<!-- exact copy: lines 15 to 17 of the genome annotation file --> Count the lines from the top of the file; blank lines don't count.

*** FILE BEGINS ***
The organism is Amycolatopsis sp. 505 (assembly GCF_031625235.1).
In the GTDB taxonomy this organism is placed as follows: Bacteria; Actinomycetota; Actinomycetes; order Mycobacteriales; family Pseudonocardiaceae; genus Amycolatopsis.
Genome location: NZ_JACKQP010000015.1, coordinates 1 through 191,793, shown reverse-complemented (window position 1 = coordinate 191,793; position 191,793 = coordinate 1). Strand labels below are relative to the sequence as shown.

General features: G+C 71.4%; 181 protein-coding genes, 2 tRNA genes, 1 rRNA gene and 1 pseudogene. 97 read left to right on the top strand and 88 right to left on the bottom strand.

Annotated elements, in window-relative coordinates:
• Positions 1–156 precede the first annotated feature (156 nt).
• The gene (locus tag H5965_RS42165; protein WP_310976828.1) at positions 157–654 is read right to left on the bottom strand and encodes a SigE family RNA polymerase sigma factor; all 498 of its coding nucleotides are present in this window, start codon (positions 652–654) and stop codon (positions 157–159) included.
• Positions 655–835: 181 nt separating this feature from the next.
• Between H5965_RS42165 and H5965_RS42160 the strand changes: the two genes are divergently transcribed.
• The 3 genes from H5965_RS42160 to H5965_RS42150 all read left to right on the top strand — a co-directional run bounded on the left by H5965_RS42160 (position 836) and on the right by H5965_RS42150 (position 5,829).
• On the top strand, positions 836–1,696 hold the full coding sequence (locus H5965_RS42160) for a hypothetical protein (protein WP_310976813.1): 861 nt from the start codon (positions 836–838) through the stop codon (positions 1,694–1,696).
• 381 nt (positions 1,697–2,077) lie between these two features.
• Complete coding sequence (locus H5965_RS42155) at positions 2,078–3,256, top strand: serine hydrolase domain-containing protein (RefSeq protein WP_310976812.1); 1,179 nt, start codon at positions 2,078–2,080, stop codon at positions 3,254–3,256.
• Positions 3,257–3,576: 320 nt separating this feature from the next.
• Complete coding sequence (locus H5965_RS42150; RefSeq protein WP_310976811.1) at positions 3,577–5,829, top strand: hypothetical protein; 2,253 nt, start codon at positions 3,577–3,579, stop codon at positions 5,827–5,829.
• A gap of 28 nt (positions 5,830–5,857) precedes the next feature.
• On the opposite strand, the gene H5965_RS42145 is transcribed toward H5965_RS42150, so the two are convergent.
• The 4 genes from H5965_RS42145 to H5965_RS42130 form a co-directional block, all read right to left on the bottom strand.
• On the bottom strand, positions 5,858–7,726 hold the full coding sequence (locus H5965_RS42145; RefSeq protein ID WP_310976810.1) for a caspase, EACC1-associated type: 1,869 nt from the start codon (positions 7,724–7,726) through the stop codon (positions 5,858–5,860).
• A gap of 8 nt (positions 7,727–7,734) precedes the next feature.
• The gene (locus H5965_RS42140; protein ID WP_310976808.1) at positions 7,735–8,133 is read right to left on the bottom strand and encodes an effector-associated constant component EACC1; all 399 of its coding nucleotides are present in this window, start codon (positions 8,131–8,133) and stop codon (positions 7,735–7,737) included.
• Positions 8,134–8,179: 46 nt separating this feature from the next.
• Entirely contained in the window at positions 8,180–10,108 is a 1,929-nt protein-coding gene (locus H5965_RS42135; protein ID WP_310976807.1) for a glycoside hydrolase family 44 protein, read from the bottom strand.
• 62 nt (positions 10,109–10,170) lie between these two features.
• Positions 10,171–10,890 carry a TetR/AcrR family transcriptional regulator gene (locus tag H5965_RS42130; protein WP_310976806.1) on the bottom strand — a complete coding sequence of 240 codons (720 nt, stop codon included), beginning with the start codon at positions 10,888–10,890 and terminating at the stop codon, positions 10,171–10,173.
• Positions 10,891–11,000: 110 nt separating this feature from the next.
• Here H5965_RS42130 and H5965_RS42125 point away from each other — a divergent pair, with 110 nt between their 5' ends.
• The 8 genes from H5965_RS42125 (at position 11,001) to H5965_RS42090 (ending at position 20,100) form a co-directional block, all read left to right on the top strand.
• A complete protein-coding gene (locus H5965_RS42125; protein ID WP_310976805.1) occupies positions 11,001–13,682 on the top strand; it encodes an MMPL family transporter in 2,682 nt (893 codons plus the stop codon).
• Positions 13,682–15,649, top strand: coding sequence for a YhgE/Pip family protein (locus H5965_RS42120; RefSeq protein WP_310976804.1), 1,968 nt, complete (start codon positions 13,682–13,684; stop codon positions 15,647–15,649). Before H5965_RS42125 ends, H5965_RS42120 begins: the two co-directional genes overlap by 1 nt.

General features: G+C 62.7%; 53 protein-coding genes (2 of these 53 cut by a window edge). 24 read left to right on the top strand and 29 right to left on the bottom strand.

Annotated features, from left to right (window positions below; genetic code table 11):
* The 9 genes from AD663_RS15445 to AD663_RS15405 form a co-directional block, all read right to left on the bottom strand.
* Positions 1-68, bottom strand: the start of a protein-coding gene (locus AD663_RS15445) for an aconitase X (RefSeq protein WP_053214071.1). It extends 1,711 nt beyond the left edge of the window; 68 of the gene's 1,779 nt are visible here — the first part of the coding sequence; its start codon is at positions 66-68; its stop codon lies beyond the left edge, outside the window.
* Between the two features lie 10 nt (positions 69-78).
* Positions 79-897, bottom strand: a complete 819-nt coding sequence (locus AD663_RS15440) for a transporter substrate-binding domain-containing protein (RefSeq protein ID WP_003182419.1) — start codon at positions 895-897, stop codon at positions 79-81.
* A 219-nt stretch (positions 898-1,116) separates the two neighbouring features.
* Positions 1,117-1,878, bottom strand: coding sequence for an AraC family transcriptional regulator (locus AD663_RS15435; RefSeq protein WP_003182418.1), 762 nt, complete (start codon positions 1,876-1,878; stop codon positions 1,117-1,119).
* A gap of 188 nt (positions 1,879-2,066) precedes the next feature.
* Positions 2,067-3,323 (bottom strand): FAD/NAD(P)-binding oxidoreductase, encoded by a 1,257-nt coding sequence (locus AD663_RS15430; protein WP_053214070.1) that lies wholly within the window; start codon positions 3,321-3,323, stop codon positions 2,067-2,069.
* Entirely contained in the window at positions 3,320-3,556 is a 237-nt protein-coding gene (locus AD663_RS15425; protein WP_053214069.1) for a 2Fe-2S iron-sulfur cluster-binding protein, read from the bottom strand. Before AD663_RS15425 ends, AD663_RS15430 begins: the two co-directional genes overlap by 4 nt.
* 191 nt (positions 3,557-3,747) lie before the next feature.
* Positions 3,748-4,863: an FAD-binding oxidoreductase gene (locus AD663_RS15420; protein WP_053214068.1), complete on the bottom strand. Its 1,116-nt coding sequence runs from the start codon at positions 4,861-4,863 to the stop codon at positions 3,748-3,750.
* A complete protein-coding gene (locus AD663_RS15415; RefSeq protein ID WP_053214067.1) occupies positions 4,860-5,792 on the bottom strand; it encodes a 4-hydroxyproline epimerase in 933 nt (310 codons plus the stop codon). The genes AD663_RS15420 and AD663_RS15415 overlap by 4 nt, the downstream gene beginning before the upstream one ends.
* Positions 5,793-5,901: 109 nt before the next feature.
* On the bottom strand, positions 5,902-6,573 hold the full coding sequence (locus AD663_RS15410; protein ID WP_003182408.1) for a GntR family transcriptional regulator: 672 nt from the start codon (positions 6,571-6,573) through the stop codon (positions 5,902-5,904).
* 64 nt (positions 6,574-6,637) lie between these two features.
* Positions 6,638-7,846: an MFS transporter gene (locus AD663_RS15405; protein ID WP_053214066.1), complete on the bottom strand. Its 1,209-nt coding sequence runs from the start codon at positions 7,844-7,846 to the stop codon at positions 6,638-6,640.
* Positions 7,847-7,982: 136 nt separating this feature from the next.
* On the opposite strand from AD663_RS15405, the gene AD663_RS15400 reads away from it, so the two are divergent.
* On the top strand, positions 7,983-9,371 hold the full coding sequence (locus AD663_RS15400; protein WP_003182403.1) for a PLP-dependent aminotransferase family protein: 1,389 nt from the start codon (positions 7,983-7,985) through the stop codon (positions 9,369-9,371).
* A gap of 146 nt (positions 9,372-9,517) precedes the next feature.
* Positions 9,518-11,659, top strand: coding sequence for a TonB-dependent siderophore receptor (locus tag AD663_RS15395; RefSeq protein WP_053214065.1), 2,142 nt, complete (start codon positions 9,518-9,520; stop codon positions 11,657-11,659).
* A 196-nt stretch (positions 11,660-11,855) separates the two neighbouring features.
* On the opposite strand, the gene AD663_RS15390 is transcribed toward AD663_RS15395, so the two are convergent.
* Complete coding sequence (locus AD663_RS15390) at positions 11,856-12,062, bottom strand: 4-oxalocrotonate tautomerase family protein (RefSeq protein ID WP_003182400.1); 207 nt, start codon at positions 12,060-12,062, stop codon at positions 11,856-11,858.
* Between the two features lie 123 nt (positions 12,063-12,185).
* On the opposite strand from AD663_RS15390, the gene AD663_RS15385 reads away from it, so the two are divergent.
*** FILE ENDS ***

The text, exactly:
• Complete coding sequence (locus H5965_RS42150; RefSeq protein WP_310976811.1) at positions 3,577–5,829, top strand: hypothetical protein; 2,253 nt, start codon at positions 3,577–3,579, stop codon at positions 5,827–5,829.
• A gap of 28 nt (positions 5,830–5,857) precedes the next feature.
• On the opposite strand, the gene H5965_RS42145 is transcribed toward H5965_RS42150, so the two are convergent.